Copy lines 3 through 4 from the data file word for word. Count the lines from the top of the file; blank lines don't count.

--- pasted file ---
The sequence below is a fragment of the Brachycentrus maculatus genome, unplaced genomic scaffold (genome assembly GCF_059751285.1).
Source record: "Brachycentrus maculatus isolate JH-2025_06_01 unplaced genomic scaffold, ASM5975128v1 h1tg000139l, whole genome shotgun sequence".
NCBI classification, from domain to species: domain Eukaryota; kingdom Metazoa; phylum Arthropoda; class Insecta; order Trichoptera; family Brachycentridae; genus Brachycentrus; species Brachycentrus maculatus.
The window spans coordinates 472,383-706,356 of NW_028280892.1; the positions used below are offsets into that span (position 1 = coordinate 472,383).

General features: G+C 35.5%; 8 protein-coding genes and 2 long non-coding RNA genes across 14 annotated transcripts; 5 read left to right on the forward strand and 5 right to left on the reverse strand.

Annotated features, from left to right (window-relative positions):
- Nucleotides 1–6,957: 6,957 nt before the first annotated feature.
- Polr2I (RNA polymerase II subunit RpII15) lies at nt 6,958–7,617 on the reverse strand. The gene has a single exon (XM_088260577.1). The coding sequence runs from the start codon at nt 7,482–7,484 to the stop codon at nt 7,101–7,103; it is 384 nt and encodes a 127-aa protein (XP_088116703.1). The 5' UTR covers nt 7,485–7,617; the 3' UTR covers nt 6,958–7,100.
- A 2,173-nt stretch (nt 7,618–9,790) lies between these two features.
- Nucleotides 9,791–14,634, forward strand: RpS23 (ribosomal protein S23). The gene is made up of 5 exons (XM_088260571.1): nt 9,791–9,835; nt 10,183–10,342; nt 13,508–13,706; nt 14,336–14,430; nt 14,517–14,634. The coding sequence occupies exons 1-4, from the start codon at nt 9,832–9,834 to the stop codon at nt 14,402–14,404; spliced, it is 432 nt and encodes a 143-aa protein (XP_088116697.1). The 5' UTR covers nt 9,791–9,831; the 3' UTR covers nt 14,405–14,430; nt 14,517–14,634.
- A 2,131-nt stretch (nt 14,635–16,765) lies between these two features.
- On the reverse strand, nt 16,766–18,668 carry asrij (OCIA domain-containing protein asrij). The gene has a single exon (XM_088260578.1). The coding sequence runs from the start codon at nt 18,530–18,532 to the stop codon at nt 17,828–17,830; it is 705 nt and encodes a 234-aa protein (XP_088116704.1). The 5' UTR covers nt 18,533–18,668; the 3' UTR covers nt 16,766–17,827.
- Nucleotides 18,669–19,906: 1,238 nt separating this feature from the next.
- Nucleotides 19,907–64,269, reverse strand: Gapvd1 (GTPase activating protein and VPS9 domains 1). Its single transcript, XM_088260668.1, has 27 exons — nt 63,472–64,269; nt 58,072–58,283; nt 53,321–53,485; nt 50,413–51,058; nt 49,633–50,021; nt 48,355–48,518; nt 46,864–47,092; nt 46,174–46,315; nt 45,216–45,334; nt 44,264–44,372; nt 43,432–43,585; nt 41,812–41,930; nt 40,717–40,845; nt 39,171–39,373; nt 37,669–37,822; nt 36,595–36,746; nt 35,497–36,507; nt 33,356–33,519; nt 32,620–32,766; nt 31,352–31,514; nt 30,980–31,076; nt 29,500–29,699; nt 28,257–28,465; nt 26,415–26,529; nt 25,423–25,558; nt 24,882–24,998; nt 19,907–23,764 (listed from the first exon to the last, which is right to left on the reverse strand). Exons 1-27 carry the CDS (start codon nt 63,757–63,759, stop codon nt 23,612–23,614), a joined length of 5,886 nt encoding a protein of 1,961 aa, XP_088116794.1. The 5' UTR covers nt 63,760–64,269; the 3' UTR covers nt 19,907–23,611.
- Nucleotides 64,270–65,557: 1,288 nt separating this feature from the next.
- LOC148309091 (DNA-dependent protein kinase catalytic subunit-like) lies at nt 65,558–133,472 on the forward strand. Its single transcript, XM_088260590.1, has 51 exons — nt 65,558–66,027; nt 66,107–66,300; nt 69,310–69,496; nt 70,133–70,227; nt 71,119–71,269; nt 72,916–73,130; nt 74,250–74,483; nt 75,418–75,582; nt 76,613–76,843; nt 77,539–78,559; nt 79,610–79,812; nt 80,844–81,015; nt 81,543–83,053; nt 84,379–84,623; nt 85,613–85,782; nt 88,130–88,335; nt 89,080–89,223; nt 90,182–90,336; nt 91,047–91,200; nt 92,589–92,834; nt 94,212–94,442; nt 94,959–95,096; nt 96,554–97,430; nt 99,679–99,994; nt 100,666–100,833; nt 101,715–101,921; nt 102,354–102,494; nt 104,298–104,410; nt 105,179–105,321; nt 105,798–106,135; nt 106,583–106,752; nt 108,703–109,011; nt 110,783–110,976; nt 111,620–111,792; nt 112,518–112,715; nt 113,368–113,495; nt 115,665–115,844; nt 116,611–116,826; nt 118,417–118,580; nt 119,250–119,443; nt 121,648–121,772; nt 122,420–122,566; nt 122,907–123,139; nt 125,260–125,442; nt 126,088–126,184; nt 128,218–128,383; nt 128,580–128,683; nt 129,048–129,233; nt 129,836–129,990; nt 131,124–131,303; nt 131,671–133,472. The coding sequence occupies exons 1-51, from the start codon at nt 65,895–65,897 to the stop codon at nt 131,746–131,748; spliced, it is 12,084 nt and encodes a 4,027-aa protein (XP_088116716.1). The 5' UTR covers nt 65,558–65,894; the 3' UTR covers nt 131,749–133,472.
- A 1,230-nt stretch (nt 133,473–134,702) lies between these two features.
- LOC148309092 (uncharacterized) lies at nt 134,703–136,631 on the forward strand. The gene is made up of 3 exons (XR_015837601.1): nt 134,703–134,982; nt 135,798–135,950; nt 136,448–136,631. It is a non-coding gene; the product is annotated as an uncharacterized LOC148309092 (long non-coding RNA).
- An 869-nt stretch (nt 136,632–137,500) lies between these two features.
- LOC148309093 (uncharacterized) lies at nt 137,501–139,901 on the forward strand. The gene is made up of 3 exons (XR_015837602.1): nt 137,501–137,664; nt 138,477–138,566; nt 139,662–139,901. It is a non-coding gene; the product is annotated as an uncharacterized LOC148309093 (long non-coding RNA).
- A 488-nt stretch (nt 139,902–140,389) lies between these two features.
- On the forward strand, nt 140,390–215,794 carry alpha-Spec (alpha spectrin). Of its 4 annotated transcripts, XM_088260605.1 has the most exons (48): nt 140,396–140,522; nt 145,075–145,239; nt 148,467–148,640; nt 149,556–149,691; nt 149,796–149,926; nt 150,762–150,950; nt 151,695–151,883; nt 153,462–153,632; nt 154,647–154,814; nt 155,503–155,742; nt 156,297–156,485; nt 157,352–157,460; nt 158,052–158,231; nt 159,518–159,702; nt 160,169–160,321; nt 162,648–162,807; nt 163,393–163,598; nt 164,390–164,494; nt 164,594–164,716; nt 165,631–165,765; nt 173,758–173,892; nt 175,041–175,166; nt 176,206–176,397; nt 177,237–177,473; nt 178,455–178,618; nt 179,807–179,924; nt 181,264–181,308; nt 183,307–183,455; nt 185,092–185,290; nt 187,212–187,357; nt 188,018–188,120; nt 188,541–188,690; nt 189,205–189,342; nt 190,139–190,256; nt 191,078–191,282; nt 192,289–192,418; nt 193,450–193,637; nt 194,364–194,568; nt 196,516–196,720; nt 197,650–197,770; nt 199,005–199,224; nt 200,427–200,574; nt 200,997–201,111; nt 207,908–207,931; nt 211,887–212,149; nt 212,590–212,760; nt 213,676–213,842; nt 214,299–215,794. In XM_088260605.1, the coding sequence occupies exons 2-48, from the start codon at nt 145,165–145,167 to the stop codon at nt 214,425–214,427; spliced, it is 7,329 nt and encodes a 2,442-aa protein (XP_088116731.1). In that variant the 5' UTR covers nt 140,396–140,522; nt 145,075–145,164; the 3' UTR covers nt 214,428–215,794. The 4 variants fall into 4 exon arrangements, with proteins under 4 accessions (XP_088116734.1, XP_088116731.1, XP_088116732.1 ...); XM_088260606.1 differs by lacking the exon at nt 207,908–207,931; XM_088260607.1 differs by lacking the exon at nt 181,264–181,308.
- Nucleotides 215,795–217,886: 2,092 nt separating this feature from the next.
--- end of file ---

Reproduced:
NCBI classification, from domain to species: domain Eukaryota; kingdom Metazoa; phylum Arthropoda; class Insecta; order Trichoptera; family Brachycentridae; genus Brachycentrus; species Brachycentrus maculatus.
The window spans coordinates 472,383-706,356 of NW_028280892.1; the positions used below are offsets into that span (position 1 = coordinate 472,383).